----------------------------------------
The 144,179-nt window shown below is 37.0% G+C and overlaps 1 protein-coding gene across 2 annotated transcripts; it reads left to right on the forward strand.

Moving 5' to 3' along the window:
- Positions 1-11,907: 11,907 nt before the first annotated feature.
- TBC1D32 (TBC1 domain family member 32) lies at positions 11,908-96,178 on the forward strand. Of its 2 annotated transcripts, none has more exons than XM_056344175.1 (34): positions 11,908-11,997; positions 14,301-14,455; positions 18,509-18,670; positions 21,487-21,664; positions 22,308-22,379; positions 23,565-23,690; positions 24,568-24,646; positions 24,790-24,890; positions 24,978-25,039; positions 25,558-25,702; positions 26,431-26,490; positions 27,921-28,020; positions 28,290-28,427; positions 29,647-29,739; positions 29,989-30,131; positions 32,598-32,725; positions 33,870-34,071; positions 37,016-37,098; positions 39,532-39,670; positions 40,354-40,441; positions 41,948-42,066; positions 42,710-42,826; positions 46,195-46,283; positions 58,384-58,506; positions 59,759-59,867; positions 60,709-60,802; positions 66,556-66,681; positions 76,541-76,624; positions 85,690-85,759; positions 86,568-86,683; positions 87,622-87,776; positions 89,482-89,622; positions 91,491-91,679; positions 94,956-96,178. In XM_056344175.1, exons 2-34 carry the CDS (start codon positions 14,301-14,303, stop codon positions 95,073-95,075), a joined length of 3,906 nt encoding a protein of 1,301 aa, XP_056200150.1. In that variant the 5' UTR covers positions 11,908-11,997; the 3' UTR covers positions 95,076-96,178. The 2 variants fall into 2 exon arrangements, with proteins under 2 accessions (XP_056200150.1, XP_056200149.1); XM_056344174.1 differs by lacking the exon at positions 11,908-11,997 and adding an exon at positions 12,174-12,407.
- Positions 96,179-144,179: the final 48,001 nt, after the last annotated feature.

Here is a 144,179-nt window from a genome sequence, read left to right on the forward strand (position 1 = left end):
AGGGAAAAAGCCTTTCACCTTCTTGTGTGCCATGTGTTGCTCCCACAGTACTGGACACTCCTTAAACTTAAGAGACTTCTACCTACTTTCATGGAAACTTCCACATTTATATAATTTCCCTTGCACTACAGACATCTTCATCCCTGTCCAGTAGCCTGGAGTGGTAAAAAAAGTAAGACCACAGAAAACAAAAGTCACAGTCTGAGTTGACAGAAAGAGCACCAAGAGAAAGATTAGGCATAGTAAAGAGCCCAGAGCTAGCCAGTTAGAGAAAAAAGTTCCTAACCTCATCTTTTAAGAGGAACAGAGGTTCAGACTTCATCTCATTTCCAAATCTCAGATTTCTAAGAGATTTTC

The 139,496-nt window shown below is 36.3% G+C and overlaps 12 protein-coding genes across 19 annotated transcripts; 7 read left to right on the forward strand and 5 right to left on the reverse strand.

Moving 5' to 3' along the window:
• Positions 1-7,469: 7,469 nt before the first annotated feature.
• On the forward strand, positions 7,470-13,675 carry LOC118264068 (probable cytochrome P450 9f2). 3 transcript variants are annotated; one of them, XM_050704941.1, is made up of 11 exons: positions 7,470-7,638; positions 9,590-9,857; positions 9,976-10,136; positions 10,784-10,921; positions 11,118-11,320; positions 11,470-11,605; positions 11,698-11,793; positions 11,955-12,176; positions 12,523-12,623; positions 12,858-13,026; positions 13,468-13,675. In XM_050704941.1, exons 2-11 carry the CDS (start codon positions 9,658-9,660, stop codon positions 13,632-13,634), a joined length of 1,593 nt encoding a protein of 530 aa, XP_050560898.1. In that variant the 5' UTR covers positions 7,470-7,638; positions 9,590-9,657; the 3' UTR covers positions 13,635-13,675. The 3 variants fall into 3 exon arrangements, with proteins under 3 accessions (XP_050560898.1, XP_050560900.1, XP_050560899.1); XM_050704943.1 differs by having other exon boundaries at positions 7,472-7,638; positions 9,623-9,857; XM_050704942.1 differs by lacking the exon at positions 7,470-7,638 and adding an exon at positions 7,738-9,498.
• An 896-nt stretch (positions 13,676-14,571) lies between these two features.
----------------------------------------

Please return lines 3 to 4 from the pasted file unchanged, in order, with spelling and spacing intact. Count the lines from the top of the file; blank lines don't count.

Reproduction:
- Positions 1-11,907: 11,907 nt before the first annotated feature.
- TBC1D32 (TBC1 domain family member 32) lies at positions 11,908-96,178 on the forward strand. Of its 2 annotated transcripts, none has more exons than XM_056344175.1 (34): positions 11,908-11,997; positions 14,301-14,455; positions 18,509-18,670; positions 21,487-21,664; positions 22,308-22,379; positions 23,565-23,690; positions 24,568-24,646; positions 24,790-24,890; positions 24,978-25,039; positions 25,558-25,702; positions 26,431-26,490; positions 27,921-28,020; positions 28,290-28,427; positions 29,647-29,739; positions 29,989-30,131; positions 32,598-32,725; positions 33,870-34,071; positions 37,016-37,098; positions 39,532-39,670; positions 40,354-40,441; positions 41,948-42,066; positions 42,710-42,826; positions 46,195-46,283; positions 58,384-58,506; positions 59,759-59,867; positions 60,709-60,802; positions 66,556-66,681; positions 76,541-76,624; positions 85,690-85,759; positions 86,568-86,683; positions 87,622-87,776; positions 89,482-89,622; positions 91,491-91,679; positions 94,956-96,178. In XM_056344175.1, exons 2-34 carry the CDS (start codon positions 14,301-14,303, stop codon positions 95,073-95,075), a joined length of 3,906 nt encoding a protein of 1,301 aa, XP_056200150.1. In that variant the 5' UTR covers positions 11,908-11,997; the 3' UTR covers positions 95,076-96,178. The 2 variants fall into 2 exon arrangements, with proteins under 2 accessions (XP_056200150.1, XP_056200149.1); XM_056344174.1 differs by lacking the exon at positions 11,908-11,997 and adding an exon at positions 12,174-12,407.